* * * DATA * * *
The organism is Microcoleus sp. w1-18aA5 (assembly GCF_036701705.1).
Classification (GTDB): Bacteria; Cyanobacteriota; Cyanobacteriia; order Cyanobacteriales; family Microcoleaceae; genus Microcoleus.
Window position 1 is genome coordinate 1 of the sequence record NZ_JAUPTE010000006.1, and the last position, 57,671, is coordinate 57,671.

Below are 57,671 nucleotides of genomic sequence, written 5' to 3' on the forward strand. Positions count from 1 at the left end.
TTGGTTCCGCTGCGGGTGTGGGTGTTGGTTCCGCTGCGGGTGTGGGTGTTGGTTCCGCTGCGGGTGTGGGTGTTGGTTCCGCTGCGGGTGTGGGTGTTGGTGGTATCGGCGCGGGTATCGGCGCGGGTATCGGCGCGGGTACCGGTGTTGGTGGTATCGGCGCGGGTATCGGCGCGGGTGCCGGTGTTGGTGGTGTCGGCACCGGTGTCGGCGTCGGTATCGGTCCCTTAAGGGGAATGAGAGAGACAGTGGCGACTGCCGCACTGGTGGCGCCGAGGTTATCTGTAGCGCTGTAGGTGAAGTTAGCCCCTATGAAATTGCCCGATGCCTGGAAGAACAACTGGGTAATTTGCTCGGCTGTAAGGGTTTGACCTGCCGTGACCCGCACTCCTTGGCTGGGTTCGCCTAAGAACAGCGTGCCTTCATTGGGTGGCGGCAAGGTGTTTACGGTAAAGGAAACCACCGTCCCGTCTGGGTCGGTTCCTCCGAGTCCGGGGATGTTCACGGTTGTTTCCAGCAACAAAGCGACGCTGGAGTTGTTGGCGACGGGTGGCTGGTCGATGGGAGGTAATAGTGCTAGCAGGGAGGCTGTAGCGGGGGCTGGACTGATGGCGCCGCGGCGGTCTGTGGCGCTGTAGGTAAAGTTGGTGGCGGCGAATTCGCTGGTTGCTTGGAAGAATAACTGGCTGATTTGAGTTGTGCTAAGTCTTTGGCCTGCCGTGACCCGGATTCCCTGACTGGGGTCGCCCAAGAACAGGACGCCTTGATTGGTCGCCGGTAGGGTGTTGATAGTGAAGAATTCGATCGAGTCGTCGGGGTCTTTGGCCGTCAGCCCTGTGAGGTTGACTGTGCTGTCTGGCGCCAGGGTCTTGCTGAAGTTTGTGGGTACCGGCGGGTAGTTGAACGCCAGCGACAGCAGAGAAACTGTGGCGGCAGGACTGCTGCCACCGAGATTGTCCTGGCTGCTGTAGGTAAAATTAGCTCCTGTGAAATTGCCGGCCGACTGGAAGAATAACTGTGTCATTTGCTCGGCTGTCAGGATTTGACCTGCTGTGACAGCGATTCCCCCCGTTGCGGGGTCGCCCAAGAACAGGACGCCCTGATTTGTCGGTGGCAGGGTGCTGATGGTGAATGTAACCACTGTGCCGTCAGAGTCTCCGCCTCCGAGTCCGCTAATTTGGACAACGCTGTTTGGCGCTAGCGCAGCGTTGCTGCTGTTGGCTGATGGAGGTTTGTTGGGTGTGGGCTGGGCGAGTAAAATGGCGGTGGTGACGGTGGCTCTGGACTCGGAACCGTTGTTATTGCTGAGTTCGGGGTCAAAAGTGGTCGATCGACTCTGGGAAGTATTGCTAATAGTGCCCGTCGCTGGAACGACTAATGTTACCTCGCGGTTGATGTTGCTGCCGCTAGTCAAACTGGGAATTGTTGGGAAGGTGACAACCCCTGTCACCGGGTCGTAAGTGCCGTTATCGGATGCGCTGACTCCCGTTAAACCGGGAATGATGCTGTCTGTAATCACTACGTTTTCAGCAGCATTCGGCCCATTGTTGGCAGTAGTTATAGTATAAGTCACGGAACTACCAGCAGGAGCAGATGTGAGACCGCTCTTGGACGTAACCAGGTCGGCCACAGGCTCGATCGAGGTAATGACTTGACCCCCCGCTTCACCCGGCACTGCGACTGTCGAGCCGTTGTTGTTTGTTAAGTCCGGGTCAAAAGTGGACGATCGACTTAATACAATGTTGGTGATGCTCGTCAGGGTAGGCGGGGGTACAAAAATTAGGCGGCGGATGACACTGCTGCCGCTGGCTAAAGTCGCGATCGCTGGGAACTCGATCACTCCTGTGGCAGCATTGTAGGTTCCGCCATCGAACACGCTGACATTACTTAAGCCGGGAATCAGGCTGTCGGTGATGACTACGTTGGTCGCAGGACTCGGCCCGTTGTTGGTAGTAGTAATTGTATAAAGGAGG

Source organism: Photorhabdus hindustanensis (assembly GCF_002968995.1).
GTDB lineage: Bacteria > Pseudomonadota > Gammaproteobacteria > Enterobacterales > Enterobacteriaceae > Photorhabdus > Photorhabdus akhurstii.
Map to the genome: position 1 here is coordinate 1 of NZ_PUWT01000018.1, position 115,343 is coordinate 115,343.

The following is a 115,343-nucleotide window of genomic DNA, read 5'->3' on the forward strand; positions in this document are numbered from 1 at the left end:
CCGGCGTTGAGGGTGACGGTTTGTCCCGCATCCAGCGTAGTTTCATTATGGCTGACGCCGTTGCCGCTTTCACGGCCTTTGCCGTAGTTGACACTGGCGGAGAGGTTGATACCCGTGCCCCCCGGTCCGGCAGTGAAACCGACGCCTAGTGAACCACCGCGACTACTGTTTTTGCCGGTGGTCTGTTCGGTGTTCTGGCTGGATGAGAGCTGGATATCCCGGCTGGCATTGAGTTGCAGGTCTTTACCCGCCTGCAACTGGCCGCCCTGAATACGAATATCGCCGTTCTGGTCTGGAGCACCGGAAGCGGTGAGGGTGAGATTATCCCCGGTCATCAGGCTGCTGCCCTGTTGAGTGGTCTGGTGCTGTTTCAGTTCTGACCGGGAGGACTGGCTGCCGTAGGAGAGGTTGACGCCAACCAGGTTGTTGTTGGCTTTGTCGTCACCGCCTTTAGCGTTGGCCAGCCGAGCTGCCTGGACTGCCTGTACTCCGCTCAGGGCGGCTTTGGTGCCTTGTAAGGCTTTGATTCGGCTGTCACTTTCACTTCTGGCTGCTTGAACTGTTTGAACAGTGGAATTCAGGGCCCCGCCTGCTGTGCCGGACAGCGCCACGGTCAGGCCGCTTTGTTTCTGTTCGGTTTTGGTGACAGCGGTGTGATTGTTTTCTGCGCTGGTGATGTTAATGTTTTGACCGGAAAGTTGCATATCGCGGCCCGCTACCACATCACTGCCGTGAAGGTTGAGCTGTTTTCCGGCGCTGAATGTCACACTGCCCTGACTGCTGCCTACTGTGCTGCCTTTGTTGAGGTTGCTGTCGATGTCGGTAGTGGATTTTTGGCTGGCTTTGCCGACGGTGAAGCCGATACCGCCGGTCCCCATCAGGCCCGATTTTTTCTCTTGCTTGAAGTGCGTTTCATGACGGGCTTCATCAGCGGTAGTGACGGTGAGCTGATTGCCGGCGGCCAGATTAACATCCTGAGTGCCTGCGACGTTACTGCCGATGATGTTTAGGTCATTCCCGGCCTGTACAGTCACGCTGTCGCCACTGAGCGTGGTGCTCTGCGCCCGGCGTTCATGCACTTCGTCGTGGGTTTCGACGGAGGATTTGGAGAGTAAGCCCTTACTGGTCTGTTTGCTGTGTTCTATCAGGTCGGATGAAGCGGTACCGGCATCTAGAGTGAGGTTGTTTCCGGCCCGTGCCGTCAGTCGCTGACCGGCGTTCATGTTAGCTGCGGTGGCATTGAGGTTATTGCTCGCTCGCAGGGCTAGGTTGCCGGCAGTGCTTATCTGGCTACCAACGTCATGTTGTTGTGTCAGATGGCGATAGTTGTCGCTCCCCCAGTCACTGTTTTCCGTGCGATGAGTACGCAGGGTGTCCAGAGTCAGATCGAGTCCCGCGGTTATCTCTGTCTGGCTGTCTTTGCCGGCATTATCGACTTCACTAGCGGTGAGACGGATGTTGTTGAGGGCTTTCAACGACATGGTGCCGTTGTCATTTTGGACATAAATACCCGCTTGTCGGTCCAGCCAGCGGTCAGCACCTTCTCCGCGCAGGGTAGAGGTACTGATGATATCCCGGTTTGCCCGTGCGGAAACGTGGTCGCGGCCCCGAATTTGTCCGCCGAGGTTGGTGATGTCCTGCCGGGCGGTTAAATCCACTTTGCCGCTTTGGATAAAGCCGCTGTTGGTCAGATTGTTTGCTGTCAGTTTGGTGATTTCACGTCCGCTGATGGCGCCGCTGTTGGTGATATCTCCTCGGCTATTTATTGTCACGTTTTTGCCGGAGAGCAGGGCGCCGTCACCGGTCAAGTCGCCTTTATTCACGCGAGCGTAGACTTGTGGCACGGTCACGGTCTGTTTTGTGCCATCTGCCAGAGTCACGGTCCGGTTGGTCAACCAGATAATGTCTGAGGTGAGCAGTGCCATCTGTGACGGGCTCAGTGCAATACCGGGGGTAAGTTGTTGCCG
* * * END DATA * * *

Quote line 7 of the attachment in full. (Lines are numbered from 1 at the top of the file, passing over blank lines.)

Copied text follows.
GTDB lineage: Bacteria > Pseudomonadota > Gammaproteobacteria > Enterobacterales > Enterobacteriaceae > Photorhabdus > Photorhabdus akhurstii.